Category: Supreme Court

22

A Simple Fix for Judges’ Salaries: Better Regional Cost-of-Living Adjustment

[ I started writing this as a comment to Frank's post, but it got too long. ]

I’m tempted to reiterate my whole blog post mocking Judge Luttig’s salary complaint, but I’ll limit myself to an excerpt:

Can someone point me to the folk song about the guy who couldn’t afford college for his two young’uns because he earned only $3.4 million over 20 years as a high-level judge? … I do not have Luttig’s expenses, and I’m a fairly frugal guy, so let me use the soapbox of Prawfsblawg to make President Bush this offer: I’ll do the job for just $170,800, which means a $1,000 savings for the American people!

My serious point was to express doubt about the empirical assertion Justice Kennedy is now making: “I’m losing my best judges” because of low salaries. I just don’t buy it; even if there are scattered examples, I doubt that the White House can’t find a few dozen amazingly qualified nominees a year fromamong the million lawyers in the country.

Part of my skepticism is this: I may not believe judges’ self-reported reasons for leaving the judiciary. Yes, Luttig’s departure is a loss if we want the best and brightest on the bench. But consider his timing: he quit shortly after the second time President Bush passed him up for the Court in favor of two other white male appellate judges. By then, Luttig had to realize Bush wasn’t going to appoint him: (1) any third Bush nominee very likely would be a women or minority; and (2) Bush probably passed him over for a real reason: most likely, that Luttig is a “small-gov’t” conservative who once wrote an opinion that would have curtailed executive power whereas Alito and Roberts had a record of favoring broad executive and prosecutorial power — Bush’s primary goal with nominees, as evidenced by the nomination of Harriet Miers (who had no abortion record but a strong record of helping the White House seek broad presidential power).

This timing was reminiscent of Robert Bork’s departure from the bench a year after his Court nomination failed. Maybe this “I didn’t make it to the Supremes” story isn’t inconsistent with the “low salary” story — e.g., “if I’m not making it to the Court, I’ll cash out.” Even if so, does anyone think a raise from $171K to, say, $205K (a 20% jump, probably more than Kennedy hopes for) would’ve kept Luttig from going to Boeing once he gave up hopes of becoming a Justice?

There are two arguments for higher judicial salaries I might buy, the first being Frank’s point that we might get a more diverse judiciary with higher salaries, because we could attract those who became lawyers without family wealth and hold lower-paying jobs (legal aid, prosecution, etc.). But this is an empirical question — are many middle-class and/or minority lawyers in fact not pursuing judgeships for salary reasons? I’m dubious.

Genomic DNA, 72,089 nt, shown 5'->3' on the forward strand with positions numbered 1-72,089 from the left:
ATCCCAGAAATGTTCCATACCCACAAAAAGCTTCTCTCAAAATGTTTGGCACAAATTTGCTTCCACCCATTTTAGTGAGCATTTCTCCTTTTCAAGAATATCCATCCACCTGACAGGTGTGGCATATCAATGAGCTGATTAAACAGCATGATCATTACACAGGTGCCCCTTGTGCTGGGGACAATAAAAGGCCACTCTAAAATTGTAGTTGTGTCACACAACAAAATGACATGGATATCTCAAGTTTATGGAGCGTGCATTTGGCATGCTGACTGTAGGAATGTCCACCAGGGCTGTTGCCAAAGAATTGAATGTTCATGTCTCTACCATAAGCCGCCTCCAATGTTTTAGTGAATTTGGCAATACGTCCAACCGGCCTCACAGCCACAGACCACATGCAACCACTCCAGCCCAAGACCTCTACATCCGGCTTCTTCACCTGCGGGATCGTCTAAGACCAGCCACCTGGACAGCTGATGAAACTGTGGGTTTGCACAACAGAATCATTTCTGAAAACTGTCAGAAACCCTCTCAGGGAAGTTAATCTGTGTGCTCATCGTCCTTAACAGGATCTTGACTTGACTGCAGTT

Second, maybe we need higher cost-of-living adjustments in particular cities with especially inflated salaries and housing costs. Justice Kennedy’s tale of former clerks making more than their judges may happen in NY and DC, but not in most places. E.g., according to the NALP directory, entry-level salaries in many states are about half of NY’s: e.g., Maine (Portland: $71-73K); Nebraska (Omaha: $77-80K); New Mexico (Albuquerque: $70-73K). (These are the first states I looked at, specifically avoiding states with <1 million like Idaho or Vermont.) Even in top-30-population cities like Denver and Milwaukee, former clerks who join big firms don’t out-earn their judges.

In short, Justice Kennedy’s factual premise about lawyer salaries doesn’t support the nationwide salary increase he seeks, just some tinkering with cost-of-living salary adjustments for a few big cities. I don’t know if that’s worth pounding the table before a Senate Committee.

6

Vanity Fair on Hamdan et al.

Marie Brenner, at Vanity Fair, has written a really fascinating article on the genesis of Hamdan. It focuses on Neal Katyal and Charlie Swift. Here are a few excerpts (but, of course, this is one you will want to read yourself). On Larry Tribe’s role at a moot:

During the weeks Katyal prepared to argue Hamdan’s case in front of the Supreme Court, he slept little. He traveled to law schools and law firms around the country, mooting his case 15 times, and each time he came away with more critiques and more suggestions. He assembled a team of law students and worked with Joe McMillan, an expert on international law and a senior partner at the law firm Perkins Coie. Eventually, three lawyers at the firm were helping pro bono. In his first practice session at Harvard, Laurence Tribe told him, “Neal, you feel a little small at the podium.” Katyal understood that this meant he was overly deferential when it came to addressing the Supremes

On winning and the blogosphere:

Paraphrasing Justice Breyer, Swift recalls the scene: “‘As I understand it the petitioner says that the guy is not a combatant because he is not engaged in classic combatant acts.… The war in which you say he was fighting is not actually a war.’ I was suddenly quivering in the courtroom, thinking, He’s got it! We have won! I am singing Hallelujah!”

On the day the decision came down, June 29, the telephones began to ring in the jag offices. Katyal and Swift were at the court, waiting to hear the decision read. Within moments, the jag lawyers, reading scotusblog.com, were shouting, “We won! We won! We won everything!”

On John Yoo

‘I kind of feel like I have been hung out to dry,” says John Yoo. “People say that I am responsible for everything, as if I had the full point plan for what we are going to do. In fact, I was fairly low down on the organizational chart. [Those above me] have basically decided they are not going to talk about this anymore. It is as if, if all the flak falls on this guy, well, fine. I don’t like it, but unlike them I think it is my responsibility to explain what we did and why.”

Yoo and I met in Philadelphia, in the lobby of his hotel, near Independence Hall, where he was preparing to be interviewed about his book War by Other Means. Round-faced and amiable, he seemed younger than his 39 years. His conversation is larded with euphemisms—”factor,” “cost,” “a negative”—which he uses to explain his analysis of torture. It was a “factor” for Yoo that “coercive methods” might make evidence inadmissible in a trial. Did he ever consider the moral implications of locking away in shackles potentially innocent men who had little ability to petition a court? “I said that I had no doubt it would be extremely controversial. I talked to people about it,” he told me. And his conclusion? “The one negative was international opinion,” he said, giving the phrase all the weight of a potato chip.